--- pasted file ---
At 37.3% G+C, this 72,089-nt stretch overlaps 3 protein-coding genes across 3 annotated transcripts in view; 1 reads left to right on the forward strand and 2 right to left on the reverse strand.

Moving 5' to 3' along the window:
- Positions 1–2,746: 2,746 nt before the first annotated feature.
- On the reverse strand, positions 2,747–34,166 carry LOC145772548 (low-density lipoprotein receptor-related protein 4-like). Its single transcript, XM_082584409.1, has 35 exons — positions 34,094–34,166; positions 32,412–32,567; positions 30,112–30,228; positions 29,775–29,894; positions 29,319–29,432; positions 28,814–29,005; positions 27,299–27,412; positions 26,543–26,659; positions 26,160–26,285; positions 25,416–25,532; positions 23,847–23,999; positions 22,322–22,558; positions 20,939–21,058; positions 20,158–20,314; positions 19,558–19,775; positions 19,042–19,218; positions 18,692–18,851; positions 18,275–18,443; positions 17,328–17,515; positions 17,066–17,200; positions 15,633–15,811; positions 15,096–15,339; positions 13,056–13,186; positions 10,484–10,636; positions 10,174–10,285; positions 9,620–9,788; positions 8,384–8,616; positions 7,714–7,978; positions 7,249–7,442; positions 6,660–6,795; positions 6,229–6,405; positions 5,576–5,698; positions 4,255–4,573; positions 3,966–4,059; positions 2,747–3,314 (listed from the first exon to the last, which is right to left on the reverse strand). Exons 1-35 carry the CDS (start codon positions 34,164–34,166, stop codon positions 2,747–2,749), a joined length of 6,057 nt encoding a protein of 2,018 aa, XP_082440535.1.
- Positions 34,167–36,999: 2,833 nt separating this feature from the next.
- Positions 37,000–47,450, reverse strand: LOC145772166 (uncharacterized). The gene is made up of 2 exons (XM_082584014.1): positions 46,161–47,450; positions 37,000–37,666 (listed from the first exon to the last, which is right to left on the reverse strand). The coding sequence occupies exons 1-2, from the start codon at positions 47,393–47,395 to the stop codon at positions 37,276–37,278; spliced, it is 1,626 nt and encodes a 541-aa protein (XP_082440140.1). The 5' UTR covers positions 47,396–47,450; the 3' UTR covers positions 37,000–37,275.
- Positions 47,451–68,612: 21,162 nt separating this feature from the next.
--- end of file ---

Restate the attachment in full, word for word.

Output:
At 37.3% G+C, this 72,089-nt stretch overlaps 3 protein-coding genes across 3 annotated transcripts in view; 1 reads left to right on the forward strand and 2 right to left on the reverse strand.

Moving 5' to 3' along the window:
- Positions 1–2,746: 2,746 nt before the first annotated feature.
- On the reverse strand, positions 2,747–34,166 carry LOC145772548 (low-density lipoprotein receptor-related protein 4-like). Its single transcript, XM_082584409.1, has 35 exons — positions 34,094–34,166; positions 32,412–32,567; positions 30,112–30,228; positions 29,775–29,894; positions 29,319–29,432; positions 28,814–29,005; positions 27,299–27,412; positions 26,543–26,659; positions 26,160–26,285; positions 25,416–25,532; positions 23,847–23,999; positions 22,322–22,558; positions 20,939–21,058; positions 20,158–20,314; positions 19,558–19,775; positions 19,042–19,218; positions 18,692–18,851; positions 18,275–18,443; positions 17,328–17,515; positions 17,066–17,200; positions 15,633–15,811; positions 15,096–15,339; positions 13,056–13,186; positions 10,484–10,636; positions 10,174–10,285; positions 9,620–9,788; positions 8,384–8,616; positions 7,714–7,978; positions 7,249–7,442; positions 6,660–6,795; positions 6,229–6,405; positions 5,576–5,698; positions 4,255–4,573; positions 3,966–4,059; positions 2,747–3,314 (listed from the first exon to the last, which is right to left on the reverse strand). Exons 1-35 carry the CDS (start codon positions 34,164–34,166, stop codon positions 2,747–2,749), a joined length of 6,057 nt encoding a protein of 2,018 aa, XP_082440535.1.
- Positions 34,167–36,999: 2,833 nt separating this feature from the next.
- Positions 37,000–47,450, reverse strand: LOC145772166 (uncharacterized). The gene is made up of 2 exons (XM_082584014.1): positions 46,161–47,450; positions 37,000–37,666 (listed from the first exon to the last, which is right to left on the reverse strand). The coding sequence occupies exons 1-2, from the start codon at positions 47,393–47,395 to the stop codon at positions 37,276–37,278; spliced, it is 1,626 nt and encodes a 541-aa protein (XP_082440140.1). The 5' UTR covers positions 47,396–47,450; the 3' UTR covers positions 37,000–37,275.
- Positions 47,451–68,612: 21,162 nt separating this feature from the next.